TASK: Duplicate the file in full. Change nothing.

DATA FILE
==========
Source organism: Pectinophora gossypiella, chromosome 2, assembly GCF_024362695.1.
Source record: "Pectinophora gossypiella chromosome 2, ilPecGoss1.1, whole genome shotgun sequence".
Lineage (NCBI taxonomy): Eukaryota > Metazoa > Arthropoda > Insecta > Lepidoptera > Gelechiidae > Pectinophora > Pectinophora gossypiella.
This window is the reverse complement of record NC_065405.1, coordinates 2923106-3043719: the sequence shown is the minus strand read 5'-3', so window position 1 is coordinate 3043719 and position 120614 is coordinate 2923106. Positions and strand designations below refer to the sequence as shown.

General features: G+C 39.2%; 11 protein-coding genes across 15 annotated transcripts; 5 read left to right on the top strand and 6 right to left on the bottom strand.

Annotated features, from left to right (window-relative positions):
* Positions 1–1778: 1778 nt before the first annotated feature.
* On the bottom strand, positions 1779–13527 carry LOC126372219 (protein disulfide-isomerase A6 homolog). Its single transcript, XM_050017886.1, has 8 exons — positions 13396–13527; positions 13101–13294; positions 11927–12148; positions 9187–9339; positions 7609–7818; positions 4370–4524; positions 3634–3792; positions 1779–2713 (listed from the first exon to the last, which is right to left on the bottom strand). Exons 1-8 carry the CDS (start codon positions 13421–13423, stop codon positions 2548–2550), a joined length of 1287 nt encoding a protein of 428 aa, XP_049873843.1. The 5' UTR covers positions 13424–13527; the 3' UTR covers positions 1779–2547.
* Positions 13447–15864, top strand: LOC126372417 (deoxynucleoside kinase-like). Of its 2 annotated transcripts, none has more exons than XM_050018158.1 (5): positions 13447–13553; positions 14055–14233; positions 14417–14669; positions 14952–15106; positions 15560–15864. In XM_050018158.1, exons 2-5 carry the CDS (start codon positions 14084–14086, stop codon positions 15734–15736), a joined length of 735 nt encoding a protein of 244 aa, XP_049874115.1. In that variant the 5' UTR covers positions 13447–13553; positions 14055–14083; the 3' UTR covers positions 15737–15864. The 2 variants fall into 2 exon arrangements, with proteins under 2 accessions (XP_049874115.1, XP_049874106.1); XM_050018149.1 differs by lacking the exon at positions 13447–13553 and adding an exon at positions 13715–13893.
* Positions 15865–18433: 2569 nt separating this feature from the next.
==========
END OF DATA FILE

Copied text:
Source organism: Pectinophora gossypiella, chromosome 2, assembly GCF_024362695.1.
Source record: "Pectinophora gossypiella chromosome 2, ilPecGoss1.1, whole genome shotgun sequence".
Lineage (NCBI taxonomy): Eukaryota > Metazoa > Arthropoda > Insecta > Lepidoptera > Gelechiidae > Pectinophora > Pectinophora gossypiella.
This window is the reverse complement of record NC_065405.1, coordinates 2923106-3043719: the sequence shown is the minus strand read 5'-3', so window position 1 is coordinate 3043719 and position 120614 is coordinate 2923106. Positions and strand designations below refer to the sequence as shown.

General features: G+C 39.2%; 11 protein-coding genes across 15 annotated transcripts; 5 read left to right on the top strand and 6 right to left on the bottom strand.

Annotated features, from left to right (window-relative positions):
* Positions 1–1778: 1778 nt before the first annotated feature.
* On the bottom strand, positions 1779–13527 carry LOC126372219 (protein disulfide-isomerase A6 homolog). Its single transcript, XM_050017886.1, has 8 exons — positions 13396–13527; positions 13101–13294; positions 11927–12148; positions 9187–9339; positions 7609–7818; positions 4370–4524; positions 3634–3792; positions 1779–2713 (listed from the first exon to the last, which is right to left on the bottom strand). Exons 1-8 carry the CDS (start codon positions 13421–13423, stop codon positions 2548–2550), a joined length of 1287 nt encoding a protein of 428 aa, XP_049873843.1. The 5' UTR covers positions 13424–13527; the 3' UTR covers positions 1779–2547.
* Positions 13447–15864, top strand: LOC126372417 (deoxynucleoside kinase-like). Of its 2 annotated transcripts, none has more exons than XM_050018158.1 (5): positions 13447–13553; positions 14055–14233; positions 14417–14669; positions 14952–15106; positions 15560–15864. In XM_050018158.1, exons 2-5 carry the CDS (start codon positions 14084–14086, stop codon positions 15734–15736), a joined length of 735 nt encoding a protein of 244 aa, XP_049874115.1. In that variant the 5' UTR covers positions 13447–13553; positions 14055–14083; the 3' UTR covers positions 15737–15864. The 2 variants fall into 2 exon arrangements, with proteins under 2 accessions (XP_049874115.1, XP_049874106.1); XM_050018149.1 differs by lacking the exon at positions 13447–13553 and adding an exon at positions 13715–13893.
* Positions 15865–18433: 2569 nt separating this feature from the next.